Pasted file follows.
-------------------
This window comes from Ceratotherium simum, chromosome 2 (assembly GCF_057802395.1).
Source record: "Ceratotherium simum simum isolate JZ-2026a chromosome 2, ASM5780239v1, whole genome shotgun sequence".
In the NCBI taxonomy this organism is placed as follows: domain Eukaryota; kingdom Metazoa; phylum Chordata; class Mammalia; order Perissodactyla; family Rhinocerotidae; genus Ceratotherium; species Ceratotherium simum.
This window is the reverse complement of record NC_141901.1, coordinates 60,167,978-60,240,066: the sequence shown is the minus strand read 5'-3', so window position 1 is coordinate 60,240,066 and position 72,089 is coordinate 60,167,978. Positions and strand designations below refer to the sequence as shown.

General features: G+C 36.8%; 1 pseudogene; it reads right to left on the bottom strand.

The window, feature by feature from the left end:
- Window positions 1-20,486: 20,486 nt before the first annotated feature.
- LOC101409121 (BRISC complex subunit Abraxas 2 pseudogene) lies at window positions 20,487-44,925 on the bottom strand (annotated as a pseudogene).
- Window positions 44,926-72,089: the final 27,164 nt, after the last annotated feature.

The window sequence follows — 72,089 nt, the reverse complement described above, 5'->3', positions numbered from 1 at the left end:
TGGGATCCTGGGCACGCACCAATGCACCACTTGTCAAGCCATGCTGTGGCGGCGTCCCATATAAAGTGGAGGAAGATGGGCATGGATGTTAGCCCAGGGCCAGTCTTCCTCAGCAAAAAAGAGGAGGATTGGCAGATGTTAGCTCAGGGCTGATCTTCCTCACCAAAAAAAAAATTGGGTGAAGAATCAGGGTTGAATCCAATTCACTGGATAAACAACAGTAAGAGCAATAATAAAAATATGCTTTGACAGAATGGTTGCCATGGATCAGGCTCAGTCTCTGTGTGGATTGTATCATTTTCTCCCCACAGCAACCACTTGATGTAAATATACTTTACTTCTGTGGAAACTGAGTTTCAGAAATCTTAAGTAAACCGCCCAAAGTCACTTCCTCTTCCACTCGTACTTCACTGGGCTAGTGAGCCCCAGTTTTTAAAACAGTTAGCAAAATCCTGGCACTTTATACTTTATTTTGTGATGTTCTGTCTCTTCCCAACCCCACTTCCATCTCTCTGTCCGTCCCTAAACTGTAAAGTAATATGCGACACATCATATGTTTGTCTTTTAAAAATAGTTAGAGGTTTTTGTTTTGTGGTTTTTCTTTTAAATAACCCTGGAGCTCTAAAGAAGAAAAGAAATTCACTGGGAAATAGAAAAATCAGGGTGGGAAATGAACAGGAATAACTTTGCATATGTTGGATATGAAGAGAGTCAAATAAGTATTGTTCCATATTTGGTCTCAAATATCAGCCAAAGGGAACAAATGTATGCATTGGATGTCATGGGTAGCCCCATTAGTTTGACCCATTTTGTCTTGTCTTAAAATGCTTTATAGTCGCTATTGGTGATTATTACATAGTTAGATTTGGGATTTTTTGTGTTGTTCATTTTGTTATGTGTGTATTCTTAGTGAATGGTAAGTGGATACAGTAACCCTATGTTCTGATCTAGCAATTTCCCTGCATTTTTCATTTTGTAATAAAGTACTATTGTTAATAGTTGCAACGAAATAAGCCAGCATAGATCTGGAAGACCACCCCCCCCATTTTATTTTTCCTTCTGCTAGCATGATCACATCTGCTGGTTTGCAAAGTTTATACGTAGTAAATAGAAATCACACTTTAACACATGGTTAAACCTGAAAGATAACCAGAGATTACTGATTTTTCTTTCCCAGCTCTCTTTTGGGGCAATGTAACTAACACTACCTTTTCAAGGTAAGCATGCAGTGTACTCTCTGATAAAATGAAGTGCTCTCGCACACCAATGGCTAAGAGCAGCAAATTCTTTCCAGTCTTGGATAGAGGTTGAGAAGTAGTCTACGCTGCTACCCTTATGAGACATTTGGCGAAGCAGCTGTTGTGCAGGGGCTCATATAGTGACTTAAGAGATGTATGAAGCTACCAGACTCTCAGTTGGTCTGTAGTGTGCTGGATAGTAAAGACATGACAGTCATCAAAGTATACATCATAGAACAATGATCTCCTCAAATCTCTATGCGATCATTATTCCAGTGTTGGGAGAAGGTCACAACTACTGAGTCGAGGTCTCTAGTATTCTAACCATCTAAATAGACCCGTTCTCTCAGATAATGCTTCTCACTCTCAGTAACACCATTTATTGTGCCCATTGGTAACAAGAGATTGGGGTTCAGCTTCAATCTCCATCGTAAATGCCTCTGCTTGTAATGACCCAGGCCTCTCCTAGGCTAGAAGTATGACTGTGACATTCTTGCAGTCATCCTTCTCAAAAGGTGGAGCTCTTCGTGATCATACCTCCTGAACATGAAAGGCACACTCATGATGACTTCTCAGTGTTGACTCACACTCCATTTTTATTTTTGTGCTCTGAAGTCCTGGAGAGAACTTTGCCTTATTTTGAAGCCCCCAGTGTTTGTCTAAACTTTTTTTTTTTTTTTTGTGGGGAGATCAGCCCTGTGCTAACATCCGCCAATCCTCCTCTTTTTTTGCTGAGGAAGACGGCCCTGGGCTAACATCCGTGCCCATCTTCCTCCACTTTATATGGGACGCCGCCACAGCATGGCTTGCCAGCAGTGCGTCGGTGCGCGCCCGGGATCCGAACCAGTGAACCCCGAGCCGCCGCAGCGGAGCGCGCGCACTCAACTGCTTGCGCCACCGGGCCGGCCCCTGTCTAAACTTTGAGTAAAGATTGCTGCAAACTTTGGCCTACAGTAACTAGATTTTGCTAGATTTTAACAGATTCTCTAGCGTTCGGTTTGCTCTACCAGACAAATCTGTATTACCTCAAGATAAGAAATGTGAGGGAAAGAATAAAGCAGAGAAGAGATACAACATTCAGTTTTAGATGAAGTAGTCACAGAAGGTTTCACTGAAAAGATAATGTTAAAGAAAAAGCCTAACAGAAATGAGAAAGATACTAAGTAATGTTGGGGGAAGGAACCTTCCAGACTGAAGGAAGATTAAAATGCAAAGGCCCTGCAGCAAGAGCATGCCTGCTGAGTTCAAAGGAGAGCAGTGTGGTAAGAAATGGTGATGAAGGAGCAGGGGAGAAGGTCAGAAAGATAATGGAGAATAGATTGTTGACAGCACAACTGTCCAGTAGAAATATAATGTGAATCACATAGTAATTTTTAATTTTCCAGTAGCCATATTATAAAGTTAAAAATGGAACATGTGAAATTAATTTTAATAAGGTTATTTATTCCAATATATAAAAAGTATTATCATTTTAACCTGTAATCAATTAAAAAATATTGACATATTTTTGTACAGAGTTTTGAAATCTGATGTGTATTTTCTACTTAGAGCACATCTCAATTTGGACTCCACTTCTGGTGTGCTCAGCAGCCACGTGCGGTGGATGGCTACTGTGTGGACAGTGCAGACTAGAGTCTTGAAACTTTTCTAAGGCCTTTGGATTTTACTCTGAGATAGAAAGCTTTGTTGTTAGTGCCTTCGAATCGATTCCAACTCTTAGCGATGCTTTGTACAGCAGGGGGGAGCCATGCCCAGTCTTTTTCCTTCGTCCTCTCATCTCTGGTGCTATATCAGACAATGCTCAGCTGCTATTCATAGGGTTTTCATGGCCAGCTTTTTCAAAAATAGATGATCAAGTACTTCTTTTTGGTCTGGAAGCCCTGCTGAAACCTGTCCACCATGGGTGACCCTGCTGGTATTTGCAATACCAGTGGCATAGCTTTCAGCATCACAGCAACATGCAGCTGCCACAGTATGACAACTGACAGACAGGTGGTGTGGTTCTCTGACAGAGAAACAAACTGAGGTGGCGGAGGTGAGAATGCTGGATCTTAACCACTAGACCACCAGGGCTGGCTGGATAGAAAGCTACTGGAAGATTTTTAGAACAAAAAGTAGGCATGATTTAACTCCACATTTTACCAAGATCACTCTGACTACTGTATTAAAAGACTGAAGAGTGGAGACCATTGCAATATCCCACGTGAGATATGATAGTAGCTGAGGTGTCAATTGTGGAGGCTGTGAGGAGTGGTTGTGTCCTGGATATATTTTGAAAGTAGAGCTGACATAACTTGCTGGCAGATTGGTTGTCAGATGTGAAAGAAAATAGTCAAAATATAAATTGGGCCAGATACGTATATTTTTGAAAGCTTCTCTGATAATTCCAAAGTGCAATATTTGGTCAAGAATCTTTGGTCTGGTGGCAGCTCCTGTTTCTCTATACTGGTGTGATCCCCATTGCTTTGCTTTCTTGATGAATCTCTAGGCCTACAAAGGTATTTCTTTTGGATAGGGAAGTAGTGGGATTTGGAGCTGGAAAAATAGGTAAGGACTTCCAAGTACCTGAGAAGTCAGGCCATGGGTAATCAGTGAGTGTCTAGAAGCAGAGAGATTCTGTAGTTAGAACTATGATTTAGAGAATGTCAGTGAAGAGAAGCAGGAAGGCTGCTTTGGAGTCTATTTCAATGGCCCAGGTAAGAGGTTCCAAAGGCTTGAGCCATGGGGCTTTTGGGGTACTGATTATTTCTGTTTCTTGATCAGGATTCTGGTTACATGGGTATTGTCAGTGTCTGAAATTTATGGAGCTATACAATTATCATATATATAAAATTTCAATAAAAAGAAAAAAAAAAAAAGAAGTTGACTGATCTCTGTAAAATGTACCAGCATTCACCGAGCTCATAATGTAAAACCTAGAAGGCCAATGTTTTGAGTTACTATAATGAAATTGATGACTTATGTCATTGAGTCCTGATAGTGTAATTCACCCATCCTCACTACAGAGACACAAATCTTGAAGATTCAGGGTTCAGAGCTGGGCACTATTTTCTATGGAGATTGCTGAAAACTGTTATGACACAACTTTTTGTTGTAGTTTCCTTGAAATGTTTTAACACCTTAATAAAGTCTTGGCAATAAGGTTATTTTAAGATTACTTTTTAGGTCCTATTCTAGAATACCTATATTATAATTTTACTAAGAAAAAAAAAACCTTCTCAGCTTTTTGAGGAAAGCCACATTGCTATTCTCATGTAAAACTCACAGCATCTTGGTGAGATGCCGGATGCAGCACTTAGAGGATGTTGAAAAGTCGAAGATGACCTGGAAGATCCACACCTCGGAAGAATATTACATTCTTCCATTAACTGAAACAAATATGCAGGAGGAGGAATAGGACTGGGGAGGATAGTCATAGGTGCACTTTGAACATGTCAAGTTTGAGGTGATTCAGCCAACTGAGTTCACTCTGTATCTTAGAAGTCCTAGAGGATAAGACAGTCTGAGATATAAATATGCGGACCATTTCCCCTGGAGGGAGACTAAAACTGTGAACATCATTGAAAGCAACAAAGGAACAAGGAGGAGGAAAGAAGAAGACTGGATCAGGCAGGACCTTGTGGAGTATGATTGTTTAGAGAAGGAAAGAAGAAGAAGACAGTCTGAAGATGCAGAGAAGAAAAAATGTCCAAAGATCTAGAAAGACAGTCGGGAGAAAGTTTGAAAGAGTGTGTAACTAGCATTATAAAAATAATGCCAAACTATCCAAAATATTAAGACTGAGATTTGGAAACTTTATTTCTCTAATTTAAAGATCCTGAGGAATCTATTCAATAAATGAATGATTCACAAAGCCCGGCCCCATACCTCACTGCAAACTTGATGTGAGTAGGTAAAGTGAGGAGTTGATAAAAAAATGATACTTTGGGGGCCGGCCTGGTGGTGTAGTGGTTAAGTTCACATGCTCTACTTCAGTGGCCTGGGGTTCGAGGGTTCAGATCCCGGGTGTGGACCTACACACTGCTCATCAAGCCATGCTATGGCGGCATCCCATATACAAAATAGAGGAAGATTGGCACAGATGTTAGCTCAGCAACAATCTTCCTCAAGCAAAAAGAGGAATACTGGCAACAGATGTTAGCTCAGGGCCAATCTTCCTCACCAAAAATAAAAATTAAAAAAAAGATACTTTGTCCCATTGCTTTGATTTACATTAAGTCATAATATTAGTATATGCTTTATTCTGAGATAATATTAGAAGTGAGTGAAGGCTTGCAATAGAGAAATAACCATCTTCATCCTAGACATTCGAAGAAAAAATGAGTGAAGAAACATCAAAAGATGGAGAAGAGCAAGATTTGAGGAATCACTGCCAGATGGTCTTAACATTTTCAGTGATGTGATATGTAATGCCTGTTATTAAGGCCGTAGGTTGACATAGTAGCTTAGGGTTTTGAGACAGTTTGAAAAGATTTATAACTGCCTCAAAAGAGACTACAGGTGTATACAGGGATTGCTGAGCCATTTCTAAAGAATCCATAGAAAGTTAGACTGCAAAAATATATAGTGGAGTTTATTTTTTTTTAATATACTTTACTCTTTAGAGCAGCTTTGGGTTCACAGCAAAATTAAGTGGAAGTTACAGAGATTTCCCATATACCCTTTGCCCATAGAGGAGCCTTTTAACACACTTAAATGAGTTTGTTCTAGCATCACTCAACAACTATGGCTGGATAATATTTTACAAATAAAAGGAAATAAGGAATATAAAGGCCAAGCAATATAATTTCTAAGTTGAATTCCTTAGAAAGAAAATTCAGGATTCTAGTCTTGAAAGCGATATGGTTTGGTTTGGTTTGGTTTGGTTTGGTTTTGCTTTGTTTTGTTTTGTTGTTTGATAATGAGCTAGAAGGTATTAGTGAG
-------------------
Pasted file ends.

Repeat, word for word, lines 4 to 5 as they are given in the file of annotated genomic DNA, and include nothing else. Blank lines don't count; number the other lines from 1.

This window is the reverse complement of record NC_141901.1, coordinates 60,167,978-60,240,066: the sequence shown is the minus strand read 5'-3', so window position 1 is coordinate 60,240,066 and position 72,089 is coordinate 60,167,978. Positions and strand designations below refer to the sequence as shown.

General features: G+C 36.8%; 1 pseudogene; it reads right to left on the bottom strand.